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Lindy Hop is a partner dance with its origin in 1920’s and 30’s Harlem, New York. It is an African-American dance that brought together many smaller jazz dances that preceded it to become what has been called America's folk dance.

It was and is a social dance, practiced first in the ballrooms of Harlem, notably the legendary Savoy Ballroom, "the home of happy feet", where thousands of dancers came to dance. It is also a competition and performance dance and it gained great popularity via the annual Harvest Moon Ball competition as well as through its many depictions on stage & film.

While the dance moved out of the broader popular culture after WWII with the advent of Bebop and then Rock & Roll, the twist, & myriad other cultural changes, it survived within black cultures and families and evolved into many regional "fast dances" such as Chicago Steppin', DC Hand Dancing, Philly Bop, & DFW Swingout & more which are still popular today. And particularly in Harlem, it never went away, surviving via many of its original practitioners and their protégés. In California, many of the Lindy Hoppers who performed in the old movies evolved the Lindy Hop into West Coast Swing which is now done all over the country.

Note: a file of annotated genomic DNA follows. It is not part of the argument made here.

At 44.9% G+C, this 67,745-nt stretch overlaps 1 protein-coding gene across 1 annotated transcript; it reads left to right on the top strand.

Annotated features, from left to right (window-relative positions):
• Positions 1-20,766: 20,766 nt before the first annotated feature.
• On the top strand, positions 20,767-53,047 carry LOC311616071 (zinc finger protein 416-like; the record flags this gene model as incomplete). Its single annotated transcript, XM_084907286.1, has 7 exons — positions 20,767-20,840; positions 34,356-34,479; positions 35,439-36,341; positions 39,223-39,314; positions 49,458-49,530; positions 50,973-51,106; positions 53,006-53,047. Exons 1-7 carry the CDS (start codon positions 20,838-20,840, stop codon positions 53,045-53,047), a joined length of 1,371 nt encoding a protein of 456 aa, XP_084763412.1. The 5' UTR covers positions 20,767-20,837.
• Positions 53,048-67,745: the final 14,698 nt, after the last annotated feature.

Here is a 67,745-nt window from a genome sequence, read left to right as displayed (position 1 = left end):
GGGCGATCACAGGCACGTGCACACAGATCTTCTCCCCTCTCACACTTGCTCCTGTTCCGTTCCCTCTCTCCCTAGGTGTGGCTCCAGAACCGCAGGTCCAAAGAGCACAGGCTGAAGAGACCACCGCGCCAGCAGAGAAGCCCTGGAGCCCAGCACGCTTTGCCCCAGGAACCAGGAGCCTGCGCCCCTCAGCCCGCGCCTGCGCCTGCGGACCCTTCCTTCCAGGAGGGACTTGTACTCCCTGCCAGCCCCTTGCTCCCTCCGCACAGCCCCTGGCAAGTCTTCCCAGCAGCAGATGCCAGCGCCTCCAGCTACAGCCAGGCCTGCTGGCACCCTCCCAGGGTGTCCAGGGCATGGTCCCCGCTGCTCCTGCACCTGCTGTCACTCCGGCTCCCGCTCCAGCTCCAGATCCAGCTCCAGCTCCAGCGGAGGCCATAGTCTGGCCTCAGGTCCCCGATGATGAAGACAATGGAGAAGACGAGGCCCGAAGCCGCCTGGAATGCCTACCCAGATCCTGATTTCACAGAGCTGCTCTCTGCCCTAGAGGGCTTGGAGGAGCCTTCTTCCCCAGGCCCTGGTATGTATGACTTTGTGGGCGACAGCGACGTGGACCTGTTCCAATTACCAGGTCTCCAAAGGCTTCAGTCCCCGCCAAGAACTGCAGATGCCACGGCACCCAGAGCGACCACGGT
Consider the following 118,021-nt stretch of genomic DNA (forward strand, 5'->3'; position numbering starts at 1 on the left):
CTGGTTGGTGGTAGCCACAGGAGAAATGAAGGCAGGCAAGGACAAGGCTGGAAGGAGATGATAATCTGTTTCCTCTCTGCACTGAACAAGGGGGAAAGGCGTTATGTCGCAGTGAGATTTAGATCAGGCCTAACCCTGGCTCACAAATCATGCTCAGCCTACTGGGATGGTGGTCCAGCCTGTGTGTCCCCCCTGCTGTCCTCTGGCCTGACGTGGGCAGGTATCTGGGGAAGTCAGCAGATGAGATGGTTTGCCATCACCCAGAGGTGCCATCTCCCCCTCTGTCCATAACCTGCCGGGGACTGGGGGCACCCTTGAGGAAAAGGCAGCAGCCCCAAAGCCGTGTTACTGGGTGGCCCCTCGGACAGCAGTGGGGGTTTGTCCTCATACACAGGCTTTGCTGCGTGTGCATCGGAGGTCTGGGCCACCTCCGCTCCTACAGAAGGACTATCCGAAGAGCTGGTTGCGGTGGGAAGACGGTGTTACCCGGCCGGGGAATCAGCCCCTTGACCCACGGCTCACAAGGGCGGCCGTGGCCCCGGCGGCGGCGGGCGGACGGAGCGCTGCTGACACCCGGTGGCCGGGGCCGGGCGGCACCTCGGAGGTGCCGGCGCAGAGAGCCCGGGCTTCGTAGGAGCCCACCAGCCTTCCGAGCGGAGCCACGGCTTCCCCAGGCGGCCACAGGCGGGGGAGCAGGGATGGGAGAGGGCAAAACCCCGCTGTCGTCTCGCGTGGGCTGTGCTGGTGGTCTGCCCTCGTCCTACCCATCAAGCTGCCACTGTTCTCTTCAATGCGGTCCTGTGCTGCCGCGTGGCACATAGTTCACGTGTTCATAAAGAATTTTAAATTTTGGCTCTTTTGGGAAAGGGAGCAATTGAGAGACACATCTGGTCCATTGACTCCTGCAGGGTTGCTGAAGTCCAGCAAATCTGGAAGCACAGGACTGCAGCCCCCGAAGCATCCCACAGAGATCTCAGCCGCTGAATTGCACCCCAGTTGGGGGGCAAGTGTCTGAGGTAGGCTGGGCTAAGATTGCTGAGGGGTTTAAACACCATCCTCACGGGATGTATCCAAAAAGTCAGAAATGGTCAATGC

In the 1980's there began to be a resurgence of interest in the Lindy Hop in pockets around the world - not just its home in NYC, but also out in LA, in London, & in Stockholm, Sweden among other places. Enthusiasm for the Lindy Hop spread and grew through exposure to old film clips of the dance and through connections with some of Lindy Hop's original masters - notably the great Frankie Manning.

Frankie Manning

Frankie Manning was possibly the greatest Lindy Hopper to ever do the dance. As a young dancer at the Savoy Ballroom, he became the lead choreographer for the famed Whitey's Lindy Hoppers. He not only performed on stage and film for many years before heading off to WWII, he later returned to Lindy Hop after a 31-year career at the post office, teaching students and spreading the dance literally all over the world until the age of 94! 

Frankie Manning interview at age 94

To get a sense of what the Lindy Hop was like back in the day, take a look at some of the classic clips of Lindy Hop from the movies in the 20's, 30's, & 40's.

A note about watching old clips:

A lot of old jazz clips, especially the ones with black performers, are shot through with a generous dose of racism. Some show the dancers in a more respectful light than others, but opportunities for black artists to be on film were scarce back then and their integrity was almost always compromised to some degree by the forced adherence to racist tropes and stereotypes.
For example in After Seben, the protagonist in the film is a blackface performer acting out a lot of those tropes. At the same time though, in this short clip from the film we get to see an early image of “Shorty” George Snowden, pioneer of the Lindy Hop and Frankie Manning’s inspiration, showing the break-away charleston that became the swing out.